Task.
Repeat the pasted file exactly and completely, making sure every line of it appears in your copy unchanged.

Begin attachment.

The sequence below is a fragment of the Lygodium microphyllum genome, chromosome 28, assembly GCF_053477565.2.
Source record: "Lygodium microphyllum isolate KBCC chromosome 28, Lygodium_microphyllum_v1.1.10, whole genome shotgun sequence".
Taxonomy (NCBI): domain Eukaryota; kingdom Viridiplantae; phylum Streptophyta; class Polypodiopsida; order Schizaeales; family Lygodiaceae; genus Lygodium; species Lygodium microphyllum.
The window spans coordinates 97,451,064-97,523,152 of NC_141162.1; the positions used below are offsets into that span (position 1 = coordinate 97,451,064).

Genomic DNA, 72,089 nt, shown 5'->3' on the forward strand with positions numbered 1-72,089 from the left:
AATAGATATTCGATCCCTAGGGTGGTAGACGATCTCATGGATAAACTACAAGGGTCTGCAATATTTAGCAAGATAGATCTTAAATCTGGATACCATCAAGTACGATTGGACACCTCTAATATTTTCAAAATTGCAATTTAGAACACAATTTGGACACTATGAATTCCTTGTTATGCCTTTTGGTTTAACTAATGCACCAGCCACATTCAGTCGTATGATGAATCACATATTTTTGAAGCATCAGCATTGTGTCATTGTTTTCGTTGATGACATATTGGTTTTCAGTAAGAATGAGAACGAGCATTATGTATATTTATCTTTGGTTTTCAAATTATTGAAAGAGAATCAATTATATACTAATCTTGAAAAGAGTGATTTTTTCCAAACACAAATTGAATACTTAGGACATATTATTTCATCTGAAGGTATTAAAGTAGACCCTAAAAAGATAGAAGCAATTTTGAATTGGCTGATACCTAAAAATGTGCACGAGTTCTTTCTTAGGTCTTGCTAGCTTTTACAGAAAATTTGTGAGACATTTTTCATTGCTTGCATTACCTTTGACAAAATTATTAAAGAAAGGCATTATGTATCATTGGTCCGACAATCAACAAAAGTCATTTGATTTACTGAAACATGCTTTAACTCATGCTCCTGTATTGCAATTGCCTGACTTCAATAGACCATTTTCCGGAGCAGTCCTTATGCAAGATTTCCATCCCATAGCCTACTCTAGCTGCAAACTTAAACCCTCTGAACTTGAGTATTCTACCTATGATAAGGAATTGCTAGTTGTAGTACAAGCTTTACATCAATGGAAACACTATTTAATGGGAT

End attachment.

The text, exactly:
The sequence below is a fragment of the Lygodium microphyllum genome, chromosome 28, assembly GCF_053477565.2.
Source record: "Lygodium microphyllum isolate KBCC chromosome 28, Lygodium_microphyllum_v1.1.10, whole genome shotgun sequence".
Taxonomy (NCBI): domain Eukaryota; kingdom Viridiplantae; phylum Streptophyta; class Polypodiopsida; order Schizaeales; family Lygodiaceae; genus Lygodium; species Lygodium microphyllum.
The window spans coordinates 97,451,064-97,523,152 of NC_141162.1; the positions used below are offsets into that span (position 1 = coordinate 97,451,064).

Genomic DNA, 72,089 nt, shown 5'->3' on the forward strand with positions numbered 1-72,089 from the left:
AATAGATATTCGATCCCTAGGGTGGTAGACGATCTCATGGATAAACTACAAGGGTCTGCAATATTTAGCAAGATAGATCTTAAATCTGGATACCATCAAGTACGATTGGACACCTCTAATATTTTCAAAATTGCAATTTAGAACACAATTTGGACACTATGAATTCCTTGTTATGCCTTTTGGTTTAACTAATGCACCAGCCACATTCAGTCGTATGATGAATCACATATTTTTGAAGCATCAGCATTGTGTCATTGTTTTCGTTGATGACATATTGGTTTTCAGTAAGAATGAGAACGAGCATTATGTATATTTATCTTTGGTTTTCAAATTATTGAAAGAGAATCAATTATATACTAATCTTGAAAAGAGTGATTTTTTCCAAACACAAATTGAATACTTAGGACATATTATTTCATCTGAAGGTATTAAAGTAGACCCTAAAAAGATAGAAGCAATTTTGAATTGGCTGATACCTAAAAATGTGCACGAGTTCTTTCTTAGGTCTTGCTAGCTTTTACAGAAAATTTGTGAGACATTTTTCATTGCTTGCATTACCTTTGACAAAATTATTAAAGAAAGGCATTATGTATCATTGGTCCGACAATCAACAAAAGTCATTTGATTTACTGAAACATGCTTTAACTCATGCTCCTGTATTGCAATTGCCTGACTTCAATAGACCATTTTCCGGAGCAGTCCTTATGCAAGATTTCCATCCCATAGCCTACTCTAGCTGCAAACTTAAACCCTCTGAACTTGAGTATTCTACCTATGATAAGGAATTGCTAGTTGTAGTACAAGCTTTACATCAATGGAAACACTATTTAATGGGAT